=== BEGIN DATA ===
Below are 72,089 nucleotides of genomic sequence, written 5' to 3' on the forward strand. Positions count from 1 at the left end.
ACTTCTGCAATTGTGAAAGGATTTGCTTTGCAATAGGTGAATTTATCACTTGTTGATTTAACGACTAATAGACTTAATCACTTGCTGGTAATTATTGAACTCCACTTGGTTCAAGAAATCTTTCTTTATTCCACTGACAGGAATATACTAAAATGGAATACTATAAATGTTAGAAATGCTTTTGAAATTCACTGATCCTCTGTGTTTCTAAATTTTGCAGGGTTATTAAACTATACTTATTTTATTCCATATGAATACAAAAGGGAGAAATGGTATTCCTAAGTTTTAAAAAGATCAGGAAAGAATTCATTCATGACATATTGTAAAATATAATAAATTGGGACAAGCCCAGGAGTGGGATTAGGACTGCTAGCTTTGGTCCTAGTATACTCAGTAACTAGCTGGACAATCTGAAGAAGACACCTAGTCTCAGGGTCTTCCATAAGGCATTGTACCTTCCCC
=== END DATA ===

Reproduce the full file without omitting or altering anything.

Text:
Below are 72,089 nucleotides of genomic sequence, written 5' to 3' on the forward strand. Positions count from 1 at the left end.
ACTTCTGCAATTGTGAAAGGATTTGCTTTGCAATAGGTGAATTTATCACTTGTTGATTTAACGACTAATAGACTTAATCACTTGCTGGTAATTATTGAACTCCACTTGGTTCAAGAAATCTTTCTTTATTCCACTGACAGGAATATACTAAAATGGAATACTATAAATGTTAGAAATGCTTTTGAAATTCACTGATCCTCTGTGTTTCTAAATTTTGCAGGGTTATTAAACTATACTTATTTTATTCCATATGAATACAAAAGGGAGAAATGGTATTCCTAAGTTTTAAAAAGATCAGGAAAGAATTCATTCATGACATATTGTAAAATATAATAAATTGGGACAAGCCCAGGAGTGGGATTAGGACTGCTAGCTTTGGTCCTAGTATACTCAGTAACTAGCTGGACAATCTGAAGAAGACACCTAGTCTCAGGGTCTTCCATAAGGCATTGTACCTTCCCC